The celebration of public Mass was suspended on March 11 of last year. Four days later, the church started livestreaming services on Vimeo and on its Facebook page. It didn’t host another public Mass until May 31, when it held services for a small group of people outside in a courtyard.

“The wind tunnel,” Don Verfurth called it, remembering those services.

Still, the former altar boy and Gonzaga University theology professor, 66, was happy to be on the church property, among his fellow parishioners after months away.

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“It was like coming home,” he said, “getting back to your routine. Being deprived of being able to come into the church and worship with other people was hard.

“And it was definitely something I missed.”

Mark Villanueva-Contratto, attended Holy Thursday services with his three sons: J.J., 28; Diego, 18; and Miguel, 14.

“We have to be here,” he said. “The connection to people that we know, being part of what’s going on at the altar. It’s such a joyful time for us. Holy Week is about coming together.”

In the last year, he said, he has been “reassured by faith.”

“Maybe we’re going to see a light at the end of the tunnel,” he said, “Look at each other as our brothers’ and sisters’ keepers, so we all do better.”

Shirley Adler, 81, and a former nun, remembered coming back to Mass in May. She hadn’t missed attending Mass for weeks in a row in her life. So even though they were gathered in the courtyard, it was meaningful.

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“It felt wonderful,” she said. “I’ve been with the church for 81 years. I never left. Although, I’ve been tempted.”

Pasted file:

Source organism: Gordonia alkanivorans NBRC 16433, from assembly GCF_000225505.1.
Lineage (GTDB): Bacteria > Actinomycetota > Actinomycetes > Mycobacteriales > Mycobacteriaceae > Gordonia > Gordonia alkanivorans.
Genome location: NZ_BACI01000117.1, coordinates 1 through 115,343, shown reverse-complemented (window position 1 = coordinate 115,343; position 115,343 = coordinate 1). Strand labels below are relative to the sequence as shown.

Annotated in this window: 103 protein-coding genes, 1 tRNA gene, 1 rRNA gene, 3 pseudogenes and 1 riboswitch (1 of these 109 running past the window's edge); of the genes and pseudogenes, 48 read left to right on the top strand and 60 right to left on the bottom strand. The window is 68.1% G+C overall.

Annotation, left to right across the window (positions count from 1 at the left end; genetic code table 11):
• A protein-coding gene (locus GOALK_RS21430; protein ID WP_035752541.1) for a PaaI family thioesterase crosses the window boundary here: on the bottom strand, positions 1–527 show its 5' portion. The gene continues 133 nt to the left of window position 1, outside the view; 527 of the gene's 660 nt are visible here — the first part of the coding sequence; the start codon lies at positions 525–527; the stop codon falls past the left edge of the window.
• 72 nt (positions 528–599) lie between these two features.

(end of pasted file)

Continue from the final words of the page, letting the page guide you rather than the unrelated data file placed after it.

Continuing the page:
She understands the beauty of Easter services, the finery, the ritual. The people who make sure to be there on that day, even if you don’t see them any other Sunday.

“What I concentrate is how Jesus is truly present at Holy Communion,” she said. “The rest is just flowers.”

Is church more important now, after a year of a pandemic that tested people in so many ways?

Ryan, a man who loves words, didn’t have any for a moment.

“Yes, some really missed it,” he said. “and being able to be back, they see the importance in a new way, and they articulate that. They tell me that being in church seems more important, or ‘I understand now, I won’t take it for granted anymore.’”

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He knows that it will “take some doing” to get people who have become comfortable with online services to come back to the physical church.

“There is that to deal with, as well,” Ryan said. “And we aren’t going to browbeat people, but send out welcoming messages.”

Whether they come back for Easter Sunday, or any other one, they are sure to feel something they haven’t felt in a long time, Ryan said.

“People who come back for the first time are deeply touched,” he said. “That first weekend, I had tears in my eyes. There is a sense of being home again. The warmth and energy is palpable.”

The presence of God, and something more.